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  5. "Nordmannen leser engelske bø…

"Nordmannen leser engelske bøker."

Translation:The Norwegian reads English books.

July 9, 2015



Since "The Norwegian" is reffered to as a people, should it not be "The Norwegian read...."?. The right solution comes out as "The Norwegian reads...". I am sorry that this is actually a question about english grammar, but I would like to help improve Duolingo corrections (as well as my own knowlege) :) Thank you in advance.


This is a singular Norwegian person.


Just to add to what inderu said, if you wanted to talk about Norwegian people in general is would be 'the Norwegians read...'


Not necessarily, although most people wouldn't say it. But often 'The British' or 'The French' is used to refer to the people of those nationalities in general.


Yes, but not 'the Norwegian'. 'The British' and 'the French' are the plural forms, but 'the Norwegian' isn't plural. You cannot say 'the Norwegian read books' (where read is present tense). I think it's to do with the ending: -ish is unchanged in the plural, but -an requires an s. For example, you can say 'the Spanish are...' or 'the Swedish are...', but not 'the German are...' or 'the Italian are...'. You have to say Germans or Italians. The -ese ending doesn't change in the plural either e.g. 'the Chinese are...'.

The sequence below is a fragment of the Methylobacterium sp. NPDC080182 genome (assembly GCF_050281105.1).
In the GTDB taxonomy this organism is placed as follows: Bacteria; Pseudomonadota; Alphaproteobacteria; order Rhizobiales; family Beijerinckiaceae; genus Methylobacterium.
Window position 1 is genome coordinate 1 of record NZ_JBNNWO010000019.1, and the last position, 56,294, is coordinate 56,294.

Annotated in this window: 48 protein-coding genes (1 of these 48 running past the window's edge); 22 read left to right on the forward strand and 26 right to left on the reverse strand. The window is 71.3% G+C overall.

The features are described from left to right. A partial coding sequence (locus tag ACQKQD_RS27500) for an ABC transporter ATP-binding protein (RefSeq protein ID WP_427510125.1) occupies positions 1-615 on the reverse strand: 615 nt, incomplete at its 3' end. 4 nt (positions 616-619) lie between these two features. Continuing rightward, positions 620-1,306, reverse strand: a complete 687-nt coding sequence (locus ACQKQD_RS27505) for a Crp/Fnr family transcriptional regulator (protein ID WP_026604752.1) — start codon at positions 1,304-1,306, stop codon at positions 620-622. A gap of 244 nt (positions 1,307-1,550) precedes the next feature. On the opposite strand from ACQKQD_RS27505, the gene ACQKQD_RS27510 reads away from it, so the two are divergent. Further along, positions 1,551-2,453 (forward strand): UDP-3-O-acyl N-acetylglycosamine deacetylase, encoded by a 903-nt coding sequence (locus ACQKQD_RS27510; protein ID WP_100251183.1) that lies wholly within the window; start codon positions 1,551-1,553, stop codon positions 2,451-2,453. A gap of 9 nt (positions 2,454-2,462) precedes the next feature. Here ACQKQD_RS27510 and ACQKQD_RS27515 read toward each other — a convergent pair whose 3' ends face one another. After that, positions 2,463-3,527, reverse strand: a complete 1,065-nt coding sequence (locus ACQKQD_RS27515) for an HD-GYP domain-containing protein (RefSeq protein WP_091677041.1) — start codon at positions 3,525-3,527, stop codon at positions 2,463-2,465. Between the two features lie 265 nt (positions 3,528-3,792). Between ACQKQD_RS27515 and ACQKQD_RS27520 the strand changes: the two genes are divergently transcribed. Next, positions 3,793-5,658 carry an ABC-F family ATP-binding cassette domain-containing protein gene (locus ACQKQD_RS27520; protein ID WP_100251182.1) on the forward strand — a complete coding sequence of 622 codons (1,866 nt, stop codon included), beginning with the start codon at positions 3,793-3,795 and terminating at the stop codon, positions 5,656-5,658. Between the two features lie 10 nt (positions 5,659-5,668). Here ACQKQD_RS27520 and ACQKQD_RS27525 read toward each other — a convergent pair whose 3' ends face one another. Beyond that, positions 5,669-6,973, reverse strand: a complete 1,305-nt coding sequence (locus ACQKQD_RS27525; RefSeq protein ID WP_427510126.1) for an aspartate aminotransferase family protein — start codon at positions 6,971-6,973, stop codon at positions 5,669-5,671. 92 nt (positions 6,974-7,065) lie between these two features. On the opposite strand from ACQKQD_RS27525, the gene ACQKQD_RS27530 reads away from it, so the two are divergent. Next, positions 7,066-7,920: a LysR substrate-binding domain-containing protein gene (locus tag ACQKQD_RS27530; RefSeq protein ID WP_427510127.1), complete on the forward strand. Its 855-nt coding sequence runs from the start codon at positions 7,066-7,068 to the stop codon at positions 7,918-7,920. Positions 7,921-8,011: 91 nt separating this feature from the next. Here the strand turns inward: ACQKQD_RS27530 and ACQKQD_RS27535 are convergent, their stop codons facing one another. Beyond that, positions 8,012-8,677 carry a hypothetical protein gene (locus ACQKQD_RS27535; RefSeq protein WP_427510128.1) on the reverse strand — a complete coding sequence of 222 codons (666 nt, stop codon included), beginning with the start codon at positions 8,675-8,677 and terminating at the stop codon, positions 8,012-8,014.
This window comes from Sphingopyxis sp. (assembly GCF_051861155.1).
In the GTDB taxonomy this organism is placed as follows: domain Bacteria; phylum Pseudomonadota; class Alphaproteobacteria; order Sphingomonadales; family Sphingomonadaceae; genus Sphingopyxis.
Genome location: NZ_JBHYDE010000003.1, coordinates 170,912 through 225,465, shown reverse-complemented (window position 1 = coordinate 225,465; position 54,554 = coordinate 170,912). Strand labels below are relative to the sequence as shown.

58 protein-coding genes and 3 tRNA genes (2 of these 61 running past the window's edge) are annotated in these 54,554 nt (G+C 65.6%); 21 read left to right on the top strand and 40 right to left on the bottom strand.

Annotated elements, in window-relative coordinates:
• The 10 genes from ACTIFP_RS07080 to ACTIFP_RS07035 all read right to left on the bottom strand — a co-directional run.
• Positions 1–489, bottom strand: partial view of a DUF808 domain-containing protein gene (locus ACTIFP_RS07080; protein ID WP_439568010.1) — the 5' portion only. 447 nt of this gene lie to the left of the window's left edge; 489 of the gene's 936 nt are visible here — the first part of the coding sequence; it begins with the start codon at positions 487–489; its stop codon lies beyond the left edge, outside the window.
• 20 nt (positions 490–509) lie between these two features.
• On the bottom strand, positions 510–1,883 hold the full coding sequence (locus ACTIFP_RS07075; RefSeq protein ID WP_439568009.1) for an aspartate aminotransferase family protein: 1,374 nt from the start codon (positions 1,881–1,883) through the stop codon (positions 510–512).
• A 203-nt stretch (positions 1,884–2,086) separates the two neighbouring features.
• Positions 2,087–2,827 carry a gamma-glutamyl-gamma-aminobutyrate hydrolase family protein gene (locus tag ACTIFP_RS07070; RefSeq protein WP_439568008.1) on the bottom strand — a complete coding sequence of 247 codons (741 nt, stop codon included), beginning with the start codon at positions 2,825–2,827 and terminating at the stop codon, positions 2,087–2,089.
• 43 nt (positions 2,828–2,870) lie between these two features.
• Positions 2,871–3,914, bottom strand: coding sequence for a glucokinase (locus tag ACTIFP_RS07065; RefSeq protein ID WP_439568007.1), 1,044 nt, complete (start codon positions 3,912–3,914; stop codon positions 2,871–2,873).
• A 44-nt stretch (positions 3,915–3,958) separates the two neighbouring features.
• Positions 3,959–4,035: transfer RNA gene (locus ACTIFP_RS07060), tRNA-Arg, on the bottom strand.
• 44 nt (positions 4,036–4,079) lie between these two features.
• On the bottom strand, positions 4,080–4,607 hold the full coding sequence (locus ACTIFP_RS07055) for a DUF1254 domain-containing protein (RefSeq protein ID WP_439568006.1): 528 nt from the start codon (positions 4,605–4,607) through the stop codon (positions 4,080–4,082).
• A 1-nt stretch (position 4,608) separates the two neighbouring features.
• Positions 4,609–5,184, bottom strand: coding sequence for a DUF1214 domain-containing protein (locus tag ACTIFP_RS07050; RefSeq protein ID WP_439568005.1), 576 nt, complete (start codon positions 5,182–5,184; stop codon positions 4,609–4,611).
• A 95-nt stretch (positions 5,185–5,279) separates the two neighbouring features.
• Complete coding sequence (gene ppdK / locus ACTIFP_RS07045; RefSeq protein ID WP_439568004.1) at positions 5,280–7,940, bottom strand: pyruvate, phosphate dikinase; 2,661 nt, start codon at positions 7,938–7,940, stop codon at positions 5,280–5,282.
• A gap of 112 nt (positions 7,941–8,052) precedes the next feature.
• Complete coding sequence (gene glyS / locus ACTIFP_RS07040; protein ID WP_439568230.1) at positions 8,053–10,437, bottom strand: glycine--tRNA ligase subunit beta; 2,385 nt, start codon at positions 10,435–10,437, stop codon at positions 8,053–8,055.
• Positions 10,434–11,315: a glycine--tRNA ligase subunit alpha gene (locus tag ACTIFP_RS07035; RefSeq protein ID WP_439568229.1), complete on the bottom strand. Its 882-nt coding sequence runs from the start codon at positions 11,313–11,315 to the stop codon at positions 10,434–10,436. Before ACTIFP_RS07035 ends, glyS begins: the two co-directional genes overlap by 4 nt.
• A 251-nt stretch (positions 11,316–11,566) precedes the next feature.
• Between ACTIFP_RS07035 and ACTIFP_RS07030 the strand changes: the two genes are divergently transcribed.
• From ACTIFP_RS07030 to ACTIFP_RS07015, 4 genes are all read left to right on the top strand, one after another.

Yeah, good point. Interesting!


The verb has to agree with the noun, as you say. However, it has to agree with the grammar, not the meaning. There are singular nouns that mean a group, like team, staff, company, troop, population, etc.

English usage is quite loose on this point, and you can hear many people say "the team are playing", using "are" because "team" means more than one person. To a grammarian, "team" is clearly a singular noun and the example should be "the team is playing", which could be contrasted with "the teams are playing".

Both approaches are logical and both are used, but the latter is taught as correct.

Other commenters have addressed the issue of whether your example is singular or plural in Norwegian. I hope this sheds some light on the English issue.


are these in any significant way different from engelskspråklige books or books på engelsk?


I think engelske bøker can mean both engelskspråklige bøker (books in the english language) and bøker på engelsk (books about the english language).


I assume that "engelske bøker" can also refer to books of English origin even if they are translated to another language. For example, "En fortelling om to byer" av Charles Dickens er en engelsk bok.


Is there such a word as "Nordkvinne"? I had been assuming "Nordmann" was gender neutral, but I recently ran into "vitenskapskvinne" so now I'm wondering how many other pairs like that there are.


Nordmann can refer to either a man or a woman. I've not heard Nordkvinne used before.


Hvilke norske bøker kunne dere anbefale for en lærer av norsk?

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